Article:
Top Frameworks of DesignOps – Lessons from Salome Mortazavi
We were honored to have Salomé Mortazavi share her insights and experience from working with multiple Fortune 500 organizations helping to “break down silos to align teams around customer outcomes rather than outputs.”
Salomé currently works as Director of DesignOps at SiriusXM. Her Design Value Conference talk covered proving DesignOps and business impact–a crucial factor for getting buy-in for maintaining and scaling design operations within an organization.
Advice for DesignOps Beginners
Salomé begins her talk with advice for DesignOps beginners–which could also apply to experienced practitioners who find themselves playing “whack-a-mole” instead of focusing on tactical and strategic initiatives.
The first piece of advice is to refrain from being a “yes person.” In their quest to make an impact, many DesignOps practitioners make the mistake of saying yes to everything early on. This approach pulls DesignOps in several directions, adversely affecting the team’s focus and value.
“At the core of everything we do, regardless of your background, everything comes down to being value-driven–delivering value and business impact.” Salomé Mortazavi, Director of DesignOps at SiriusXM
According to Salomé, everything in business value manifests itself in two ways:
- Reducing costs
- Increasing revenue
DesignOps practitioners must use the right metric to measure DesignOps’ impact. Patrizia Bertini simplifies this DesignOps framework by defining the metric in terms of efficacy vs. efficiency.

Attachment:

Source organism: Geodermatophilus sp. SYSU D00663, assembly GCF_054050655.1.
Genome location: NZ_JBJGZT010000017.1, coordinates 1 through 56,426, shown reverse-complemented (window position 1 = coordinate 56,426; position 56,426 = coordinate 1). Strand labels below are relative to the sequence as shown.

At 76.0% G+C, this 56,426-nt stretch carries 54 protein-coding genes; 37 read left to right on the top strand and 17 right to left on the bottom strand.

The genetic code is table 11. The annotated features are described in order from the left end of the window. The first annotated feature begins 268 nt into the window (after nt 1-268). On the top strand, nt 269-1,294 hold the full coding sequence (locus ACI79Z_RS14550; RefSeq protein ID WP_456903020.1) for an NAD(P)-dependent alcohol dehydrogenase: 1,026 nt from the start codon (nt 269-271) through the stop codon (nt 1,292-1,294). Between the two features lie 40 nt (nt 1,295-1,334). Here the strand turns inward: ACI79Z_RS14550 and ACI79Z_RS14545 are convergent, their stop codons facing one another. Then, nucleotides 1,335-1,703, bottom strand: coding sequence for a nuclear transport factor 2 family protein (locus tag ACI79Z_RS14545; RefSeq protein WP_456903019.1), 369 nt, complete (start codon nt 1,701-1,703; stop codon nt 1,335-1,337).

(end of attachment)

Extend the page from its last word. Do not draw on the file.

Efficiency vs. Efficacy
- Efficacy: Qualitative metrics based on behavior and doing work the “right” way
- Efficiency: Measurable and quantifiable using numbers, percentages, and ratios
We recommend reading ROI of DesignOps: All You Need to Know About Quantifying DesignOps’ Impact to go deeper into Patrizia Bertini’s framework.
Even with Patrizia’s simplified framework, there is much work DesignOps practitioners must do to measure efficacy and efficiency and find focus. As Salomé points out, 70% of DesignOps departments are a team of one–making it challenging to find direction and decide where to start.
Listen and Take Notes
Instead of jumping in and taking action, Salomé recommends that DesignOps practitioners take a step back and listen to design teams, including one-on-one interviews to understand the organization’s problems and identify patterns.
Take a few weeks or months to understand the bigger picture, the space, the org’s baseline practices, and people, as this will expose the company’s organizational and systemic problems.
Understanding and articulating these issues will help DesignOps practitioners build immediate trust with leaders, team members, and stakeholders–creating a positive foundation for DesignOps to grow.
Salomé says this approach works for DesignOps beginners and experts looking for a fresh start or new direction.
DesignOps Framework: Design Maturity Index
One of Salomé’s favorite DesignOps frameworks is the Design Maturity Index, specifically the New Design Frontier model, which looks at the nine dimensions of maturity:
- Design Team
- Key Partners
- Executives & Employees
- Design Operations
- Design Systems
- Design Strategy
- User Research
- Testing & Learning
- UI Design
The report looks at the most important impact design can have on an organization, including:
- Product usability
- Customer satisfaction
- Project-specific metrics